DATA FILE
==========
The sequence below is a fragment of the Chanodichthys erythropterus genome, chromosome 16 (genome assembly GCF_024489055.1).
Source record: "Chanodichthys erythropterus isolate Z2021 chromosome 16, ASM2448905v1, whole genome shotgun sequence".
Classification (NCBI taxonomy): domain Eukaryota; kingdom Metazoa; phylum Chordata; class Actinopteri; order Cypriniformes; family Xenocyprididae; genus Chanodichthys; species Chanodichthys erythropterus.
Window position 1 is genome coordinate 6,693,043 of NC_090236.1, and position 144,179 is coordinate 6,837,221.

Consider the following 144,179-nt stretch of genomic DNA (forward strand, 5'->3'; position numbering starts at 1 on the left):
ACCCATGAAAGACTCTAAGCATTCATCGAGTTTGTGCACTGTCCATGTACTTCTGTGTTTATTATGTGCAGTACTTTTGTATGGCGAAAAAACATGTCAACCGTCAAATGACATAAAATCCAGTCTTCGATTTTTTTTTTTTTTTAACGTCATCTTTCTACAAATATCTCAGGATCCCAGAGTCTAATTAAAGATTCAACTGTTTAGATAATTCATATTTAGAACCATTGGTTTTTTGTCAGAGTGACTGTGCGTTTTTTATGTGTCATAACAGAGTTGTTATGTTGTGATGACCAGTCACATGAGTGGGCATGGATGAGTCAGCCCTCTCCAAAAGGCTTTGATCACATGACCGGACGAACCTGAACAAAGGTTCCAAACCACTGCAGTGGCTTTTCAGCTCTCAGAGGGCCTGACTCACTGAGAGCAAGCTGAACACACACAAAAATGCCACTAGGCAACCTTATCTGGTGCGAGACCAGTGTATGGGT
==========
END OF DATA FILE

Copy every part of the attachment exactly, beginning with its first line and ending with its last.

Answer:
The sequence below is a fragment of the Chanodichthys erythropterus genome, chromosome 16 (genome assembly GCF_024489055.1).
Source record: "Chanodichthys erythropterus isolate Z2021 chromosome 16, ASM2448905v1, whole genome shotgun sequence".
Classification (NCBI taxonomy): domain Eukaryota; kingdom Metazoa; phylum Chordata; class Actinopteri; order Cypriniformes; family Xenocyprididae; genus Chanodichthys; species Chanodichthys erythropterus.
Window position 1 is genome coordinate 6,693,043 of NC_090236.1, and position 144,179 is coordinate 6,837,221.

Consider the following 144,179-nt stretch of genomic DNA (forward strand, 5'->3'; position numbering starts at 1 on the left):
ACCCATGAAAGACTCTAAGCATTCATCGAGTTTGTGCACTGTCCATGTACTTCTGTGTTTATTATGTGCAGTACTTTTGTATGGCGAAAAAACATGTCAACCGTCAAATGACATAAAATCCAGTCTTCGATTTTTTTTTTTTTTTAACGTCATCTTTCTACAAATATCTCAGGATCCCAGAGTCTAATTAAAGATTCAACTGTTTAGATAATTCATATTTAGAACCATTGGTTTTTTGTCAGAGTGACTGTGCGTTTTTTATGTGTCATAACAGAGTTGTTATGTTGTGATGACCAGTCACATGAGTGGGCATGGATGAGTCAGCCCTCTCCAAAAGGCTTTGATCACATGACCGGACGAACCTGAACAAAGGTTCCAAACCACTGCAGTGGCTTTTCAGCTCTCAGAGGGCCTGACTCACTGAGAGCAAGCTGAACACACACAAAAATGCCACTAGGCAACCTTATCTGGTGCGAGACCAGTGTATGGGT